11 EASY Ways to Get Better Gas Mileage

An automobile is more of a necessity than a luxury in many areas. Unlike U.S. cities that have square, box-like geographies New York, Philadelphia and Boston, many metropolitan areas are spread out. It’s not unusual for commuters to travel 20 to 40 miles to work on a daily basis.

In addition, with gas prices the way they are, the amount of miles per gallon (mpg) your vehicle provides becomes that much more vital to drivers.

Many residents drive vehicles that give them less than 20 miles per gallon, but there are ways for them to maximize their gas mileage. Conversely, there are ways that many drivers unknowingly waste gas with vehicles that yield 25 or more mpg.

Experts say the difference between a car that gets 20 mpg and one that gets 30 mpg amounts to $4,375 over five years, assuming gas costs $3.50 per gallon and you drive 15,000 miles a year.

Here are some tips to make sure your wasting the least amount of fuel as possible. The more you combine, the more you can save.

1. Listen to Your Engine

Toyota FJ Cruiser

Aggressive driving makes sense in an off-roading rig outfitted with all manner of Jeep lift kits, lighting, and 35-inch tires tearing up in the Rockies. Aggressive driving on the highway (speeding, sudden starts and stops), on the other hand, just wastes gas and decreases an automobile’s mpg by 33 percent on the freeways and 5 percent on city roads.

Driving at speeds over 50 miles per hour also decreases gas mileage. Every five mile increment above 50 mph wastes about 30 cents of gas, so observing the speed limit is not only safer, but more economical. In other words, when your car’s sounding like a vacuum cleaner red-lining it on your living room carpet, you are burning through too much fuel.

2. Don’t Travel With Unnecessary Weight

Traveling with excess items can adversely affect a car’s gas mileage. An extra 100 lbs. in a vehicle reduces an automobile’s mpg by 1 to 2 percent. Driving with bulky luggage or extra items in the trunk or hatchback compartment on a regular basis increases the vehicle’s need to burn more fuel to keep it in motion.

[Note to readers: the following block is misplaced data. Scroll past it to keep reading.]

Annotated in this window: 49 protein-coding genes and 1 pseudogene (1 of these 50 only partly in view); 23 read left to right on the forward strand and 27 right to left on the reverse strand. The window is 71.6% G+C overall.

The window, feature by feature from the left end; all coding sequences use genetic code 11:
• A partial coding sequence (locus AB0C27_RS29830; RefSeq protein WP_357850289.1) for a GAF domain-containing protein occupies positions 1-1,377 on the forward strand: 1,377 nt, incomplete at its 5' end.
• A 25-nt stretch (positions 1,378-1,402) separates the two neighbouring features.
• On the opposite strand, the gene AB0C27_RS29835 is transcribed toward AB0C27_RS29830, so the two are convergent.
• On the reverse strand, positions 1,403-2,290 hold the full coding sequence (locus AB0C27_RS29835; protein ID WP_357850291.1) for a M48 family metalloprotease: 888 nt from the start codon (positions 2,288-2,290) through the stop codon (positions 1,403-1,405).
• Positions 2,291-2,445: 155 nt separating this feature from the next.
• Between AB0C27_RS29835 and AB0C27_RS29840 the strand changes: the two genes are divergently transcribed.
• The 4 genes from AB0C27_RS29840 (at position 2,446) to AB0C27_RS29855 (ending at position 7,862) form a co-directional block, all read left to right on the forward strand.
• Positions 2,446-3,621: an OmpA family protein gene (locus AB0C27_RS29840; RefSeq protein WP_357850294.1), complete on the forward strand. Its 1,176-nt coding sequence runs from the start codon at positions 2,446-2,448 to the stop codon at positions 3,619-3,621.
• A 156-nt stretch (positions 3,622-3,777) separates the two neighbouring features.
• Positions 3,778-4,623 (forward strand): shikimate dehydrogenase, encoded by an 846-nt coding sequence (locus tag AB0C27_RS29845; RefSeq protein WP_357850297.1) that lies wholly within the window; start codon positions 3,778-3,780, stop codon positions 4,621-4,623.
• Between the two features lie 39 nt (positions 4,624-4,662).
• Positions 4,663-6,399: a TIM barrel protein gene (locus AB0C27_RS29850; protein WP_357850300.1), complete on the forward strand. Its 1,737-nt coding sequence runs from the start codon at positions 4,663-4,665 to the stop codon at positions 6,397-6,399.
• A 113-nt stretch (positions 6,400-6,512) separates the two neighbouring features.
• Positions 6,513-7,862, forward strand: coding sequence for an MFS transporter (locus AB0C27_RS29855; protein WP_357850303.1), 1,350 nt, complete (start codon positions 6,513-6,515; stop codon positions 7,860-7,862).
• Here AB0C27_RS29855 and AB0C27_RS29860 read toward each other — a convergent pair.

Traveling light should be the norm not only to eliminate vehicle wear and tear, but to increase gas mileage. Traveling with excess bulk is more detrimental to smaller automobiles than larger ones. Idling in a vehicle carrying a hundred pounds or more of excess weight wastes 10 cents (or more) per gallon.

3. Keep On or Turn Off

Idling (leaving the motor on while not in motion) uses about a quarter to half a gallon of gas per hour, depending on engine size and air conditioner use.

An car’s engine should be turned off when parked because it takes a negligible amount of gas to start most vehicles. Turning a vehicle on and off excessively, however, can damage the starter.

Here’s the general rule: drivers who need to stop for more than a minute should turn off their engines. For every two minutes spent not idling, money is saved. When restarting, there’s no need to “warm up” the vehicle the function and warmth of the engine will kick in naturally.

Read AlsoWhat Does “Eco Mode” Do?

4. The Air We Breathe

dirty air filter
Dirty air filter

Drivers should also be conscientious about checking air filters. A clean air filter can improve gas mileage up to 10 percent and replacing a dirty air filter can save drivers around 39 cents per gallon or take them 23 miles further on a full tank of gas. Additionally, this has the added value of reducing air pollution.

5. Proper Tire Pressure

Keeping your vehicle’s tires well-aired is a significant factor in optimizing fuel efficiency. At various times over the last decade, it is estimated that 1/4 of the automobiles on the road have been driven with underinflated tires.

The average under inflation rate of 7.5 pounds results in a nearly 3 percent drop in fuel efficiency. Drivers can save upwards from 11 cents per gallon by having properly inflated tires.

Most vehicles recommend inflating tires to a PSI (per square inch) level listed inside the driver’s side door jam. For maximum mileage, add 3-4 extra pounds above that factory set number if driving on dry roads. The slightly higher pressure helps reduce rolling resistance between the tire and road. Less drag equals better gas efficiency to help you travel farther without compromising handling.